The 19th century brought trouble for Poles – deprived of the king and rights, split between hostile countries after the partitions of Poland, they sought uniting elements of culture. Alongside history, language and literature, also music and dance, particularly of folk origin, became a link for the divided nation. Particular dances, as emblems of national pride and a political instrument, achieved the status of “national dances”, meant to express and strengthen the sense of Polishness. This group of dances, apart from polonaise and mazur, included krakowiak, and later also kujawiak, oberek and mazurka. Types of mazurka varied in terms of their social, generational and regional context. In the early 19th century, mazur consisted of several simple figures, while at its peak popularity, at the turn of the century, over 150 – adapting elements of other dances such as quadrille, contradanse and cotillion, and even oberek or krakowiak. Innovations came mostly from the Warsaw society (Karol Mestenhauser!), Lviv or Poznan stuck to more conservative forms. Changes affected also peasant dances. In 1829 Kazimierz Brodziński wrote about mazurka transforming into oberek in some villages near Warsaw: “Because of the proximity of the Germans, or rather German soldiers, the dance has lost its folk character and became a clumsy kind of waltz”. Today, we see differences not only between the descriptions of 19th and 20th-century mazurka, we can also observe how it is danced now, by comparing performances in the regions of Radom and Łowicz respectively. In various regions, from Kujawy to Rzeszów and Lublin we can see a diversity of local oberek in terms of spatial conditions, flourishes in movement, and approach to vertical motion. Frequently, the oldest and most primal versions of the dance exist in distant peripheries, while in its place of origin it tends to become highly modified. For example, krakowiak is still danced with its primary two-three figures in Lithuania, Belarus and Ukraine, while the many original varieties of Krakow region, described already by Oskar Kolberg, melted into one elaborate form, transformed under the influence of other national dances.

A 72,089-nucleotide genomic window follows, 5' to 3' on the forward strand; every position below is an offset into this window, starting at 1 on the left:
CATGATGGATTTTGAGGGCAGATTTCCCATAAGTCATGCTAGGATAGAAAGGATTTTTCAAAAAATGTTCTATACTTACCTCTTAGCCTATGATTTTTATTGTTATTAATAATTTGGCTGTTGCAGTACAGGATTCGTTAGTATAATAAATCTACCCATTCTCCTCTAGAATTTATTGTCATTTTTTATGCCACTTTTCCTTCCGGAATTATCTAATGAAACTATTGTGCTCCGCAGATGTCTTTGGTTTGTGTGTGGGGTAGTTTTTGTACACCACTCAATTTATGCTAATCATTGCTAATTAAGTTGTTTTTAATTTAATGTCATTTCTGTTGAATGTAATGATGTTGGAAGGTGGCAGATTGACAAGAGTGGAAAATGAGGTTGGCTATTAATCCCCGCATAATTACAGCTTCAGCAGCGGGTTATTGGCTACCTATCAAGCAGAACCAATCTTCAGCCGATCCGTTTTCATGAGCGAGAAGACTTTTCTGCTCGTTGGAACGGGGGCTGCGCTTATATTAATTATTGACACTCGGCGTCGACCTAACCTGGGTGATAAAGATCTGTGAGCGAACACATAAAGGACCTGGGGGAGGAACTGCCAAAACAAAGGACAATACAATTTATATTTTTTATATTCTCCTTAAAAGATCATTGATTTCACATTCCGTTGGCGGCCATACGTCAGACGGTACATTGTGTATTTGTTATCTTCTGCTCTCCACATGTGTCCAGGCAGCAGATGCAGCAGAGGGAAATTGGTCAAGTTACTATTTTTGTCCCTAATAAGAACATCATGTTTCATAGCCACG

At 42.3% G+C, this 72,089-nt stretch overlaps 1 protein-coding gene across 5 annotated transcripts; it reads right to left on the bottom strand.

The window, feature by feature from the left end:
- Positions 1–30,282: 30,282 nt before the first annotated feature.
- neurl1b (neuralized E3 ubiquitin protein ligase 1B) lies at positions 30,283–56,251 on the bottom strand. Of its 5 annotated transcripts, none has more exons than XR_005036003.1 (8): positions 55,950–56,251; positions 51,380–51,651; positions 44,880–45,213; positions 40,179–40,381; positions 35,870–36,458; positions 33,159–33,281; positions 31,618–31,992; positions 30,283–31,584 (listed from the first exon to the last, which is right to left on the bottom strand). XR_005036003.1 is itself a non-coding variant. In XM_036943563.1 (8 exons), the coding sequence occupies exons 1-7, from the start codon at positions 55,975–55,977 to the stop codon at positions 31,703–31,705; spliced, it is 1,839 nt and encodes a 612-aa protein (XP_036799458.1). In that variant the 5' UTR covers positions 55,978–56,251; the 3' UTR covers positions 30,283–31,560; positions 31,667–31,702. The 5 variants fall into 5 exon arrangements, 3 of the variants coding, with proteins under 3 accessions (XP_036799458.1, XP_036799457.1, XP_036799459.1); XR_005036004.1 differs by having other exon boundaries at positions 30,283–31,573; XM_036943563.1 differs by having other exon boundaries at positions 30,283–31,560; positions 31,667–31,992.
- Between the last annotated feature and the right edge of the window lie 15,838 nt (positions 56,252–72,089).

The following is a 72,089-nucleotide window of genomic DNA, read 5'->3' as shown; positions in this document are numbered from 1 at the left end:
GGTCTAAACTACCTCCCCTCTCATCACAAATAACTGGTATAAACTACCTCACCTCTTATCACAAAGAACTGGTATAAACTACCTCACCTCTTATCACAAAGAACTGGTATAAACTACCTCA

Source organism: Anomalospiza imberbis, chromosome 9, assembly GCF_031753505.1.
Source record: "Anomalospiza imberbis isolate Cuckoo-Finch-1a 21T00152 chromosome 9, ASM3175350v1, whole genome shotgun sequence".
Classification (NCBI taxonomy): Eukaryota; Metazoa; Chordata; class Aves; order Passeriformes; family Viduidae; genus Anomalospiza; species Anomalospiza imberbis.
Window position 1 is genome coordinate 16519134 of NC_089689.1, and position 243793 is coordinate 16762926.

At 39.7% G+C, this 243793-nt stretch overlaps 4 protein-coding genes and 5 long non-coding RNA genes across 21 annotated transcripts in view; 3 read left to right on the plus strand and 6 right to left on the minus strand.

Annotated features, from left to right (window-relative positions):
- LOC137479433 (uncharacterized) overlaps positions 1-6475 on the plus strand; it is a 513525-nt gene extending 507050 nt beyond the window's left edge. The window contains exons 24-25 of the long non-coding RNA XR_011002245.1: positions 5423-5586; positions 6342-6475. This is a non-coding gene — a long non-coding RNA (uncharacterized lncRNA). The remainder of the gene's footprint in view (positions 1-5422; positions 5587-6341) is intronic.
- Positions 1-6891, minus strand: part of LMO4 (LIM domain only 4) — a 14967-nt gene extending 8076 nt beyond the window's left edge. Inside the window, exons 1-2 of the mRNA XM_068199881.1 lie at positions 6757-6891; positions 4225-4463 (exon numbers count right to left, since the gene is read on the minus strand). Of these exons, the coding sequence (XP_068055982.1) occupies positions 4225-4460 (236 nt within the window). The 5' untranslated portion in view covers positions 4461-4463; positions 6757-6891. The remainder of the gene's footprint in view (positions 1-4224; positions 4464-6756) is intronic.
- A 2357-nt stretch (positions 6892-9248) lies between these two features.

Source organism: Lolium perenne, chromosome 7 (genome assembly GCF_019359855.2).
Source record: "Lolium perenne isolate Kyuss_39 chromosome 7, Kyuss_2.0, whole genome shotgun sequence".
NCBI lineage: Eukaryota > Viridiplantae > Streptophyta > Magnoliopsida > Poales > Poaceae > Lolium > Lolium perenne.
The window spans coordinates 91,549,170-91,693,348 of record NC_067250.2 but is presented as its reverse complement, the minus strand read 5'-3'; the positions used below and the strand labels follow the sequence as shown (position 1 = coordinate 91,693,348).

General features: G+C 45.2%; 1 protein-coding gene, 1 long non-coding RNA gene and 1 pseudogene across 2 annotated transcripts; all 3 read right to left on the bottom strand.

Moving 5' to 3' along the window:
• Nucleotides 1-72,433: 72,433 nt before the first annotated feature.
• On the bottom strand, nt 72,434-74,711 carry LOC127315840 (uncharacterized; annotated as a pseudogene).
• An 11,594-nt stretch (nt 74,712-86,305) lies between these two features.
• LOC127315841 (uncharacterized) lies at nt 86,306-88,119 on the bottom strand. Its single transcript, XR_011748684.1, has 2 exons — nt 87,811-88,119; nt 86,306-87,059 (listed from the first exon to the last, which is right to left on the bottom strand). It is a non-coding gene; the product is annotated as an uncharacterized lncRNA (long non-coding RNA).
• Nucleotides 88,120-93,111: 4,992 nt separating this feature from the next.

However, the paths of dance are sometimes even more winding. Mazurka and mazur expanded outside Poland due to migrations. In the time of the Great Emigration, Paris society became enchanted by those dances, expressing sympathy to gentile, romantic and “nobly” defeated Poles. Still, the style of Polish dances was unfamiliar to the French, causing trouble in performance. Fortunately, creative teachers helped – as a result of mixing genres, many simpler dances were invented, e.g. waltz-mazurka (Henri Cellarius c. 1845), polka-mazurka (Markowski c. 1850), or warszawianka (Alphonse Longueville 1848). All that was fashionable in Paris, had a guarantee of international success – thus, we can still encounter French mazurka in Chile, Peru or the Philippines, not to mention Poland. Here, they are preserved in the regions of Silesia and Lesser Poland, yet they also exist in other parts of the country under other names. To complicate matters even more, we should add that the peasant versions of French mazurka differed from the bourgeois, because of distinct stereotypes regarding movement patterns related to everyday work, community norms, or manifestation of social status. This observation applies also in the case of other dances the peasants adopted from the upper class, like waltz, polka or contradanse, which had always been “Polonized”.
Traditional Polish dances also had their crises. As the country regained independence, national dances gradually lost their function and popularity. They were saved from demise, though, by being included in school curriculums and used in artistic performances. Similarly, traditional folk dances began to fade away due to the rise of popular culture, new economy and mentality. However, the history of Polish dances is not a closed chapter yet. We are keeping it alive through our dance. Much depends on where and from whom we learn to dance, and which styles, genres and varieties we use to enrich it. Each of us has an individual set of movement experiences – dance-related or not – which is strikingly different from the experience of past generations, peasants, merchants and nobles, and our fellow dancers, too. These phenomena are definitely worth observing, especially because they allow us to answer the question of who we really are. So – “Band, play on!”.